This paper presents an analysis of the implications of some recent studies performed to characterize uranium products from modern uranium recovery facilities important for worker protection. Assumptions about the solubility (related to the molecular species being produced) of these materials in humans are critical to properly assess radiation dose from intakes, understand chemotoxic implications, and establish protective exposure standards (airborne concentrations, limits on intake, etc.). Recent studies, as well as information in the historical professional literature, were reviewed that address the issue of solubility and related characteristics. These data are important for the design of programs for assessment of both chemical and radiological aspects of worker exposure to the products of modern uranium recovery plants (conventional uranium mills and in situ recovery plants; i.e., ISRs). The data suggest strongly that the oxide form produced by these facilities (and therefore, product solubility) is related to precipitation chemistry and thermal exposure (dryer temperature). Given the peroxide precipitation and low temperature drying methods being used at many modern uranium recovery facilities in the U.S. today, very soluble products are being produced. The dosimetric impacts of these products to the pulmonary system (except perhaps in case of an extreme acute insult) would be small, and any residual pulmonary retention beyond a month or two would most likely be too small to measure by traditional urinalysis sampling or the current state-of-the-art of natural uranium in vivo lung counting techniques. Uranium recovery plants should revisit the adequacy of current bioassay programs in the context of their process and product specifics. Workers potentially exposed to these very soluble yellowcake concentrates should have urine specimens submitted for uranium analysis on an approximately weekly basis, including analysis for the biomarkers associated with potential renal injury [e.g., glucose, lactate dehydrogenase (LDH) and protein albumen]. Additionally, implications for compliance with current U.S. Nuclear Regulatory Commission (NRC) regulations (e.g., 10 CFR20) are discussed. NRC, the applicable Agreement State agencies, and licensees need to recognize the importance of the uranium chemotoxicity versus dose relationship in the interest of worker protection. © 2014 Health Physics Society. Source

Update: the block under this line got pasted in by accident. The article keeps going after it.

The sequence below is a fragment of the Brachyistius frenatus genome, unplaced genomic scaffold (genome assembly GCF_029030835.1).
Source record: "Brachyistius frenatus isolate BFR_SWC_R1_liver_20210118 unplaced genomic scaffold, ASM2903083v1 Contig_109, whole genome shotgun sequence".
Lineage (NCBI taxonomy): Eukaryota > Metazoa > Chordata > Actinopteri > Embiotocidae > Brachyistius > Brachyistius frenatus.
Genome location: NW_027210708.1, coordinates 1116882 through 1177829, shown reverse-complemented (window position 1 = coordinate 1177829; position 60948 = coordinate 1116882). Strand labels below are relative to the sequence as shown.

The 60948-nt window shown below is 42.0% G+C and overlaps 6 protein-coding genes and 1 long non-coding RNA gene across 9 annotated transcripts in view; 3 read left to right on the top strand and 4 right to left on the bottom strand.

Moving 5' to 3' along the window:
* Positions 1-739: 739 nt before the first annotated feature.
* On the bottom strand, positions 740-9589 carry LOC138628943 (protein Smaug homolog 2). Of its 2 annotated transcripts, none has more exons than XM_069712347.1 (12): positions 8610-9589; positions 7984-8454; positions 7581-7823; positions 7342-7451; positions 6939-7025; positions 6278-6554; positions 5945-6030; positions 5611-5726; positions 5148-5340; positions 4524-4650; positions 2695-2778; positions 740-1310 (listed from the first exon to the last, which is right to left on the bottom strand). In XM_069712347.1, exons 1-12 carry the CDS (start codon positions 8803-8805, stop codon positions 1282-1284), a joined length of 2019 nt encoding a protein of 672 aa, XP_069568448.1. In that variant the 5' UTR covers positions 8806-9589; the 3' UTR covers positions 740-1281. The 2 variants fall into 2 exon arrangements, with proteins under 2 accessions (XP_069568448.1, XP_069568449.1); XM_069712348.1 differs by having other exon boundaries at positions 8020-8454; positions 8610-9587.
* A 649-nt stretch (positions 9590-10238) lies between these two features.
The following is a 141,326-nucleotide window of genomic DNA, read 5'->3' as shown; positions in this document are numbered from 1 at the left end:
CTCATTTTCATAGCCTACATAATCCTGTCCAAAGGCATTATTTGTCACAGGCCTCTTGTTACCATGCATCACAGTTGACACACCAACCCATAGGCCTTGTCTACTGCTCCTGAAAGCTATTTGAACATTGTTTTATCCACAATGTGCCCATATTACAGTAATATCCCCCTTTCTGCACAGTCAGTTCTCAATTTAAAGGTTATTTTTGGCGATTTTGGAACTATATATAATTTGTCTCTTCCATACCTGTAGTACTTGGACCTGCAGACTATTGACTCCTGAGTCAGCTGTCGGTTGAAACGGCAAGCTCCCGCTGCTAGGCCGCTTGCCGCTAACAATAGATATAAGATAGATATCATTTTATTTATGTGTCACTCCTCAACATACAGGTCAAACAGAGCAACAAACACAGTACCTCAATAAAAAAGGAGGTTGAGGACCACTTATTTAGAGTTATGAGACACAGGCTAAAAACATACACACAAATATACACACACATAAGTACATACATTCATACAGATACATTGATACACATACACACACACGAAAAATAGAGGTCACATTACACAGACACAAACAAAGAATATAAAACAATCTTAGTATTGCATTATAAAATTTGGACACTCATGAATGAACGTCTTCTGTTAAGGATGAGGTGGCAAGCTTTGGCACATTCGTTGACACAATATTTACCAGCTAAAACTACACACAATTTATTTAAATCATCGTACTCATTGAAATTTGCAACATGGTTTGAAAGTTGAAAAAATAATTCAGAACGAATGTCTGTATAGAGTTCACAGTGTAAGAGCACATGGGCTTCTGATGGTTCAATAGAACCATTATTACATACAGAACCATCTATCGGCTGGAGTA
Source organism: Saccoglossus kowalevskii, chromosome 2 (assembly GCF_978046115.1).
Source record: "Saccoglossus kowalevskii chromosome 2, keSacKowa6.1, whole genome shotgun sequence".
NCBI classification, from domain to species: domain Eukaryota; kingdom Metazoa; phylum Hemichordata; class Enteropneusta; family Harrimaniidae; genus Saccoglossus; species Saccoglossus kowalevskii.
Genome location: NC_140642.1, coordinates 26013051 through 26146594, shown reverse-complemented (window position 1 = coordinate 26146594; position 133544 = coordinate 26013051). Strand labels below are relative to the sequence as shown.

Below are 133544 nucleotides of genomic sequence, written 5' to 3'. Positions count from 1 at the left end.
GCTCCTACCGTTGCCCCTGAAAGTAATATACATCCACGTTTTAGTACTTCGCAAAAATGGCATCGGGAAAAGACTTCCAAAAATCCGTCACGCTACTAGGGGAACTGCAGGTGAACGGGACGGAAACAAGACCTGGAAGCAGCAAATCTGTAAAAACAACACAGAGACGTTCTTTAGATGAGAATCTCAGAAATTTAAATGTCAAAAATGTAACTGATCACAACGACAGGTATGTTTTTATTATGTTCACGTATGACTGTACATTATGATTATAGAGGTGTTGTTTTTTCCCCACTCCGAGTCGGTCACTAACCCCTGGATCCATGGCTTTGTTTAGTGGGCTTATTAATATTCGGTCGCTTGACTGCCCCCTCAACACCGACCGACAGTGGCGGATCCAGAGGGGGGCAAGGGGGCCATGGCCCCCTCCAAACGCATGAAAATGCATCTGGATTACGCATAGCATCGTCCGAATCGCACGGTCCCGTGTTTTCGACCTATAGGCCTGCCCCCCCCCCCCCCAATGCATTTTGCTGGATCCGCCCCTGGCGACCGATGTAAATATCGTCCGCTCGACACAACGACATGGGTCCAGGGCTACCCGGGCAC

Whicker R.,SENES Consultants | Chambers D.,SENES Consultants